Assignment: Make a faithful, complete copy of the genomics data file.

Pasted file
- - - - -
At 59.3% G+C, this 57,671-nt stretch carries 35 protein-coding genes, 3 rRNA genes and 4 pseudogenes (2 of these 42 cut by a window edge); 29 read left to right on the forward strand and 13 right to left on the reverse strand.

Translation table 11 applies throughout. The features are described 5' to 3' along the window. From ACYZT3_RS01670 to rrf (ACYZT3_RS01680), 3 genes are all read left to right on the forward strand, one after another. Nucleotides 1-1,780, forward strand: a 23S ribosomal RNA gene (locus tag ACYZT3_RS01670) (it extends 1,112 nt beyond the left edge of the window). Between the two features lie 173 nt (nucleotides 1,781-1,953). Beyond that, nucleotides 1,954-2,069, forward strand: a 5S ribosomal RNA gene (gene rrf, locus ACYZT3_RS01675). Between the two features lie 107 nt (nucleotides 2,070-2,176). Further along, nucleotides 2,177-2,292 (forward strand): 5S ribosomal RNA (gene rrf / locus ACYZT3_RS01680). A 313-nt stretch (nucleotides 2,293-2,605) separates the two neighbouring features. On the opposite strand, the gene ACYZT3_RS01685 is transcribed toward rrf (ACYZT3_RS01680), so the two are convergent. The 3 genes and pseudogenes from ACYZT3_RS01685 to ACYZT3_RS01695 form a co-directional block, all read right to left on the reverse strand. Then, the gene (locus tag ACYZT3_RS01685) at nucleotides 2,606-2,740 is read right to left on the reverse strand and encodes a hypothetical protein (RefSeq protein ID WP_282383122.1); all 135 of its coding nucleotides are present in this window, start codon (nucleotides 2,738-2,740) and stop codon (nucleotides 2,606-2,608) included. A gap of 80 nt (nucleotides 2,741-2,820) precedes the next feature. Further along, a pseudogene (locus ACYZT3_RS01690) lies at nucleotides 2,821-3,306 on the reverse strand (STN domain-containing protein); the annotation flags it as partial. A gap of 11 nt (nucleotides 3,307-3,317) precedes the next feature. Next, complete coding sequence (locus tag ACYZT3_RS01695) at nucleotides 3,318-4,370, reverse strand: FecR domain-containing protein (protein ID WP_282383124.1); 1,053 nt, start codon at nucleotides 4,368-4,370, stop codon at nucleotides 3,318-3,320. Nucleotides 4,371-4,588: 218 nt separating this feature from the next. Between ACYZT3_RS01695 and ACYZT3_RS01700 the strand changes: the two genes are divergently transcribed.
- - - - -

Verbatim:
At 59.3% G+C, this 57,671-nt stretch carries 35 protein-coding genes, 3 rRNA genes and 4 pseudogenes (2 of these 42 cut by a window edge); 29 read left to right on the forward strand and 13 right to left on the reverse strand.

Translation table 11 applies throughout. The features are described 5' to 3' along the window. From ACYZT3_RS01670 to rrf (ACYZT3_RS01680), 3 genes are all read left to right on the forward strand, one after another. Nucleotides 1-1,780, forward strand: a 23S ribosomal RNA gene (locus tag ACYZT3_RS01670) (it extends 1,112 nt beyond the left edge of the window). Between the two features lie 173 nt (nucleotides 1,781-1,953). Beyond that, nucleotides 1,954-2,069, forward strand: a 5S ribosomal RNA gene (gene rrf, locus ACYZT3_RS01675). Between the two features lie 107 nt (nucleotides 2,070-2,176). Further along, nucleotides 2,177-2,292 (forward strand): 5S ribosomal RNA (gene rrf / locus ACYZT3_RS01680). A 313-nt stretch (nucleotides 2,293-2,605) separates the two neighbouring features. On the opposite strand, the gene ACYZT3_RS01685 is transcribed toward rrf (ACYZT3_RS01680), so the two are convergent. The 3 genes and pseudogenes from ACYZT3_RS01685 to ACYZT3_RS01695 form a co-directional block, all read right to left on the reverse strand. Then, the gene (locus tag ACYZT3_RS01685) at nucleotides 2,606-2,740 is read right to left on the reverse strand and encodes a hypothetical protein (RefSeq protein ID WP_282383122.1); all 135 of its coding nucleotides are present in this window, start codon (nucleotides 2,738-2,740) and stop codon (nucleotides 2,606-2,608) included. A gap of 80 nt (nucleotides 2,741-2,820) precedes the next feature. Further along, a pseudogene (locus ACYZT3_RS01690) lies at nucleotides 2,821-3,306 on the reverse strand (STN domain-containing protein); the annotation flags it as partial. A gap of 11 nt (nucleotides 3,307-3,317) precedes the next feature. Next, complete coding sequence (locus tag ACYZT3_RS01695) at nucleotides 3,318-4,370, reverse strand: FecR domain-containing protein (protein ID WP_282383124.1); 1,053 nt, start codon at nucleotides 4,368-4,370, stop codon at nucleotides 3,318-3,320. Nucleotides 4,371-4,588: 218 nt separating this feature from the next. Between ACYZT3_RS01695 and ACYZT3_RS01700 the strand changes: the two genes are divergently transcribed.